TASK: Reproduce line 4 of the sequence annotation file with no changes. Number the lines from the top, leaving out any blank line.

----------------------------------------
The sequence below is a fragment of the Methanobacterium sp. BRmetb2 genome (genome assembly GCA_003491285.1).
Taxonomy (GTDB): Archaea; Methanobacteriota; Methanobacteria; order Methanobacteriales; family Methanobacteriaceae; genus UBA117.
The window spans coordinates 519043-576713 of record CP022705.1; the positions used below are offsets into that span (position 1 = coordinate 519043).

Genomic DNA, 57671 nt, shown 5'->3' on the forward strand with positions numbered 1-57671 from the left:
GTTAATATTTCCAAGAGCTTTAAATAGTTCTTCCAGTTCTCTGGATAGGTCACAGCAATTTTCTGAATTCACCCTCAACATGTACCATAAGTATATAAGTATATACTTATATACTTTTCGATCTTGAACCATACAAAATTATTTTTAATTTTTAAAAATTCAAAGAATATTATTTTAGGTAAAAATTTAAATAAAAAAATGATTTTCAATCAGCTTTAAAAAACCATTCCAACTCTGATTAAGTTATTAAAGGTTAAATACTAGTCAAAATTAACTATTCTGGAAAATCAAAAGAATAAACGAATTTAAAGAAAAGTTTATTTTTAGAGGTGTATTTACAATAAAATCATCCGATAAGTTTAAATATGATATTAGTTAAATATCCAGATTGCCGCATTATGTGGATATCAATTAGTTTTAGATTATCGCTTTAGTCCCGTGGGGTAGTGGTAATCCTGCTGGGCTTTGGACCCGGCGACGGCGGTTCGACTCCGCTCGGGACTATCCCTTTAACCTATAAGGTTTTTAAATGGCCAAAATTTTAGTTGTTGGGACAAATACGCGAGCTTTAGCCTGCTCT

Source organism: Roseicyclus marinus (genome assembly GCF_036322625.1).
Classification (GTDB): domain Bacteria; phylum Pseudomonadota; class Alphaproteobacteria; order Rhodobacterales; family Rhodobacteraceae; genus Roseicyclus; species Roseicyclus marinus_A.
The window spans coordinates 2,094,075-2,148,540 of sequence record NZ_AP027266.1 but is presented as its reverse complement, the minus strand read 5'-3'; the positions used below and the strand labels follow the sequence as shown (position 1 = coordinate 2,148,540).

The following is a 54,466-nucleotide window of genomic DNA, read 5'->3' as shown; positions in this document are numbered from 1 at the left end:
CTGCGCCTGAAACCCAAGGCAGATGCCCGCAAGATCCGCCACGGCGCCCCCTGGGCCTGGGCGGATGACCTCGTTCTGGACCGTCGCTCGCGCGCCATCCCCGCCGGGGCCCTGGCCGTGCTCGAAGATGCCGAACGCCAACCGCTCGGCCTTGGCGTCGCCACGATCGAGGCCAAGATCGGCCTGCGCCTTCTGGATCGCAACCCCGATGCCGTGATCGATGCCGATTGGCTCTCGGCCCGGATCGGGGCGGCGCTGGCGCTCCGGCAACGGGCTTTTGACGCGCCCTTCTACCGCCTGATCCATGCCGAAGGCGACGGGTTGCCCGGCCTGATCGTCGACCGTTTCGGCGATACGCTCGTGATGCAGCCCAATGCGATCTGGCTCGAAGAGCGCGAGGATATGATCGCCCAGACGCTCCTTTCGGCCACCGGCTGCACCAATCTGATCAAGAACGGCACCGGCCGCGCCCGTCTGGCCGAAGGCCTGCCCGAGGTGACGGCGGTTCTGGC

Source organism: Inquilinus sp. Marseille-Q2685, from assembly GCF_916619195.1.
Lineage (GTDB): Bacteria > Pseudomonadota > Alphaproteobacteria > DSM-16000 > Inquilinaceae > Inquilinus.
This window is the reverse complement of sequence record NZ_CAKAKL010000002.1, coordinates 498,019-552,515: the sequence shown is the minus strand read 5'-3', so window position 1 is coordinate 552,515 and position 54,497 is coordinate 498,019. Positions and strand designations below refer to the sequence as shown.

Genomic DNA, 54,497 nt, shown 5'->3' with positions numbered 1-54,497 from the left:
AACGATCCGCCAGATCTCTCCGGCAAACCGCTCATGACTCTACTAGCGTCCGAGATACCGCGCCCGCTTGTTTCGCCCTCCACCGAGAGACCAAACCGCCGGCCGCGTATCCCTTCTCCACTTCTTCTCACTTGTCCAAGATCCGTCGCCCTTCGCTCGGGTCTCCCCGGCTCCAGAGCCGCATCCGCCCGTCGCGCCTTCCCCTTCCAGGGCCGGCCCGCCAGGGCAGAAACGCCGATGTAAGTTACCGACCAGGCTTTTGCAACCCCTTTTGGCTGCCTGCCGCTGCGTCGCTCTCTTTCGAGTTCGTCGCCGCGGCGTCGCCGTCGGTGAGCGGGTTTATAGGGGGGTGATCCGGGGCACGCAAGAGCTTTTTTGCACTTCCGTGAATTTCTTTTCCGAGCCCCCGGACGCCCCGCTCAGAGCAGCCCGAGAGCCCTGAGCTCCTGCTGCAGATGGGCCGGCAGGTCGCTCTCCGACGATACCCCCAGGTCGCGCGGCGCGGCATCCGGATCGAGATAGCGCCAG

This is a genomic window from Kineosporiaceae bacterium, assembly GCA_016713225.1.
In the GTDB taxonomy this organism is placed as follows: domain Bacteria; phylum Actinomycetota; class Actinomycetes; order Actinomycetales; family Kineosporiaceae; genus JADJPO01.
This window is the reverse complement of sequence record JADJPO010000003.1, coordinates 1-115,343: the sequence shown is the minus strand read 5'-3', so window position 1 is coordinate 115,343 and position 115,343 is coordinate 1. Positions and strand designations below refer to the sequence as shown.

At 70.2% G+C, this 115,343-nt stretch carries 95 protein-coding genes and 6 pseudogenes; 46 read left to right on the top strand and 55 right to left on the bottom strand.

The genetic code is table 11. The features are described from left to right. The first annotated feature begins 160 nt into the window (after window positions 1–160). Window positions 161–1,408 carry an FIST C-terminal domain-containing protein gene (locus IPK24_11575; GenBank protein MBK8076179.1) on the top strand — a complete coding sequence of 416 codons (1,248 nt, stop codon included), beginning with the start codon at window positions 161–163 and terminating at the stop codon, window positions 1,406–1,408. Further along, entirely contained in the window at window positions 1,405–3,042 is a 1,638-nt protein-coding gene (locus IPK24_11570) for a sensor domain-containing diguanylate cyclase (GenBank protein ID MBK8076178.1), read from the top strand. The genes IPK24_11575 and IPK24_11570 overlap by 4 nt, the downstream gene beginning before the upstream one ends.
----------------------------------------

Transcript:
Genomic DNA, 57671 nt, shown 5'->3' on the forward strand with positions numbered 1-57671 from the left: